For quite a few years I have been declaring to anyone who will listen that life is too short to drink bad coffee. Recently I found others who share the same sentiment and make the same declaration.
Why waste time drinking a poor quality brew when it takes much the same time to make the best. Of course, as I mentioned to some colleagues last week, the formula for good coffee isn’t quite as simple as we might think. For me:
Good Coffee = Good Brew + Good Surroundings + Great Friends
So last week in Egypt I was delighted to have quite a few good cups of coffee as I shared with colleagues and friends in lovely places that I have never visited before.
On my way to Egypt I was reflecting on the ‘Life Is Too Short’ idea. Coffee is hardly an earth shattering topic. But life is too short for a whole range of things. And as I move into the later years of my working life I suppose that I am becoming more conscious of these things. We each want to make a difference and, if we have the opportunity, leave a legacy.
So I concluded that life is too short to deliver training that doesn’t make a difference. That means that I have a responsibility to deliver content that will have an impact and that causes the learners to make a difference to the way that they work.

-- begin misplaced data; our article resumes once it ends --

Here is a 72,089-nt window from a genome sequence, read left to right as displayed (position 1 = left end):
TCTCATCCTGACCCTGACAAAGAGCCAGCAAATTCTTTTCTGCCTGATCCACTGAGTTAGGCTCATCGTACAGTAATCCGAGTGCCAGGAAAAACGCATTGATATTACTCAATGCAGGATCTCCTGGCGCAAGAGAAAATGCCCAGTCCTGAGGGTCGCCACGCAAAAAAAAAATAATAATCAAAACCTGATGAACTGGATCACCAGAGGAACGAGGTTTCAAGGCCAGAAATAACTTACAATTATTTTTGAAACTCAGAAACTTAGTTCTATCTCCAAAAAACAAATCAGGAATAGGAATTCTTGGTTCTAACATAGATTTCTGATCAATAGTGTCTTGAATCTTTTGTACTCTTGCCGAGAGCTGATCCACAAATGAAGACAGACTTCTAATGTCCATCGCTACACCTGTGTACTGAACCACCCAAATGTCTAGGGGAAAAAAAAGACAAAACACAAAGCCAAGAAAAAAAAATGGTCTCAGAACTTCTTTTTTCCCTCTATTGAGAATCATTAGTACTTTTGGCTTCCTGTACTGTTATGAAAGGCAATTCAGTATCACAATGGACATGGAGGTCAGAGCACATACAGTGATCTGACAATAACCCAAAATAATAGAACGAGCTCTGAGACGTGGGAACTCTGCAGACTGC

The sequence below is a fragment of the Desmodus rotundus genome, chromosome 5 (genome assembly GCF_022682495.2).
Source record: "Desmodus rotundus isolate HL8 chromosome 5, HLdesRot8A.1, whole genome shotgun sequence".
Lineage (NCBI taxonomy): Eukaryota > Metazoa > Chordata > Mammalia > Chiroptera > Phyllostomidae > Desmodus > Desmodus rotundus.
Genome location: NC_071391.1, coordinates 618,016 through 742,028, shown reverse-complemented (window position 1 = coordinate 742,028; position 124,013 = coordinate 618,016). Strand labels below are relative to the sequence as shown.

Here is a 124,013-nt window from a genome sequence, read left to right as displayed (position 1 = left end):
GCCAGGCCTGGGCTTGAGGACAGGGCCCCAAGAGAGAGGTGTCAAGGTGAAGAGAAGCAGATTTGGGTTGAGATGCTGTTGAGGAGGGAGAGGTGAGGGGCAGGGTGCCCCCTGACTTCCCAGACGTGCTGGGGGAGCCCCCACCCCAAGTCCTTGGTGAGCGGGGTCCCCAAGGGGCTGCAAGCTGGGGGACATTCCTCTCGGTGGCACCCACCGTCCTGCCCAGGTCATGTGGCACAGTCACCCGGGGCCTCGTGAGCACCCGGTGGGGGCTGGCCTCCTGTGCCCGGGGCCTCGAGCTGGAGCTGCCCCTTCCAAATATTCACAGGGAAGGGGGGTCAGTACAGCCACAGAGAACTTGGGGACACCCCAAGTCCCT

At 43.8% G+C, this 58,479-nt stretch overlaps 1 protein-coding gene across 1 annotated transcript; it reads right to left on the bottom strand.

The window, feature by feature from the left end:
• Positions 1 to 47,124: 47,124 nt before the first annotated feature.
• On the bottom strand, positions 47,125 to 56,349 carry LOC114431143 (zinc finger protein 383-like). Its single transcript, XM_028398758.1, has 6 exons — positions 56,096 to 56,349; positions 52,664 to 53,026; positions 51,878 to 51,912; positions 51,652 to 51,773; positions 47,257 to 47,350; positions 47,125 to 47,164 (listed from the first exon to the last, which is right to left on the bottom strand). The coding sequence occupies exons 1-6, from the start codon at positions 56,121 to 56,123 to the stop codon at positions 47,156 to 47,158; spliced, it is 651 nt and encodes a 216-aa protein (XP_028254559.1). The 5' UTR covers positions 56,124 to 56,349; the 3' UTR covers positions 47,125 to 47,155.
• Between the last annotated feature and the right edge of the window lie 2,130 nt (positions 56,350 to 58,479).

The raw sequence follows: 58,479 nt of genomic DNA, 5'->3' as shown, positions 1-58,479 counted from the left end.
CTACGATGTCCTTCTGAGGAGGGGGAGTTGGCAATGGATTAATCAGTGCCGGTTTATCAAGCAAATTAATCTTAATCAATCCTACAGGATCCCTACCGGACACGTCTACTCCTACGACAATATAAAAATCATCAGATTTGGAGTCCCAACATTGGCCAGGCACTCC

But it also means that I may need to evaluate the opportunities much more critically. Should I even give time to requests which look like they may not offer the opportunity for change, development and impact? Will the training be received and have any effect within the organisation or individuals involved. Is it fair to involve the cost on the partners as well as my own body and the stress for my family if there is unlikely to be any change as a result – no matter how good my content and delivery may be?
We each have a working life of around 40 years. Just four decades to make a difference in the lives of those who entrust their learning and development for a day, week or even several years. The implied contract is that there will be change and growth.